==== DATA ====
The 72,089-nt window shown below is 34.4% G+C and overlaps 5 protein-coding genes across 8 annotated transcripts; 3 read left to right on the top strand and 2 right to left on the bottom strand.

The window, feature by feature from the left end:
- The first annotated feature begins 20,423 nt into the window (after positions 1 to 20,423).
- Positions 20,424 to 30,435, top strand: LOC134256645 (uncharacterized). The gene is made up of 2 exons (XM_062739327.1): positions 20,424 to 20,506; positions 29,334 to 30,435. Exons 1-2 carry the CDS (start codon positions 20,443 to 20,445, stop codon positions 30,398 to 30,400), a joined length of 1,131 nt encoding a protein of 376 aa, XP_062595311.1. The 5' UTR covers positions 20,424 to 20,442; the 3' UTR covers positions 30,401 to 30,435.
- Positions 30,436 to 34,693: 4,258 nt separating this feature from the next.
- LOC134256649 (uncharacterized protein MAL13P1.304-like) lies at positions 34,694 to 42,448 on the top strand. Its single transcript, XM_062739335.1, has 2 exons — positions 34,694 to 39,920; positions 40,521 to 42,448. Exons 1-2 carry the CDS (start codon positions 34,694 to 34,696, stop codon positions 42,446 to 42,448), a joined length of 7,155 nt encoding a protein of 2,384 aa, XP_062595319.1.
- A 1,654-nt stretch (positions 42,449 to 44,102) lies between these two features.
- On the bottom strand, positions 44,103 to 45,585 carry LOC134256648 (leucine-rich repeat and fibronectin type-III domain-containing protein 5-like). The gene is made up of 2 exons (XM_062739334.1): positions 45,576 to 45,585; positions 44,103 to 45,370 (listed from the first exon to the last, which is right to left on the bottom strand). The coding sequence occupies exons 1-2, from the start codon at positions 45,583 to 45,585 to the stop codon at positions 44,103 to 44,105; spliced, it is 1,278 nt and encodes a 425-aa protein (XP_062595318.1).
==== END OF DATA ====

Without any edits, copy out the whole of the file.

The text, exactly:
The 72,089-nt window shown below is 34.4% G+C and overlaps 5 protein-coding genes across 8 annotated transcripts; 3 read left to right on the top strand and 2 right to left on the bottom strand.

The window, feature by feature from the left end:
- The first annotated feature begins 20,423 nt into the window (after positions 1 to 20,423).
- Positions 20,424 to 30,435, top strand: LOC134256645 (uncharacterized). The gene is made up of 2 exons (XM_062739327.1): positions 20,424 to 20,506; positions 29,334 to 30,435. Exons 1-2 carry the CDS (start codon positions 20,443 to 20,445, stop codon positions 30,398 to 30,400), a joined length of 1,131 nt encoding a protein of 376 aa, XP_062595311.1. The 5' UTR covers positions 20,424 to 20,442; the 3' UTR covers positions 30,401 to 30,435.
- Positions 30,436 to 34,693: 4,258 nt separating this feature from the next.
- LOC134256649 (uncharacterized protein MAL13P1.304-like) lies at positions 34,694 to 42,448 on the top strand. Its single transcript, XM_062739335.1, has 2 exons — positions 34,694 to 39,920; positions 40,521 to 42,448. Exons 1-2 carry the CDS (start codon positions 34,694 to 34,696, stop codon positions 42,446 to 42,448), a joined length of 7,155 nt encoding a protein of 2,384 aa, XP_062595319.1.
- A 1,654-nt stretch (positions 42,449 to 44,102) lies between these two features.
- On the bottom strand, positions 44,103 to 45,585 carry LOC134256648 (leucine-rich repeat and fibronectin type-III domain-containing protein 5-like). The gene is made up of 2 exons (XM_062739334.1): positions 45,576 to 45,585; positions 44,103 to 45,370 (listed from the first exon to the last, which is right to left on the bottom strand). The coding sequence occupies exons 1-2, from the start codon at positions 45,583 to 45,585 to the stop codon at positions 44,103 to 44,105; spliced, it is 1,278 nt and encodes a 425-aa protein (XP_062595318.1).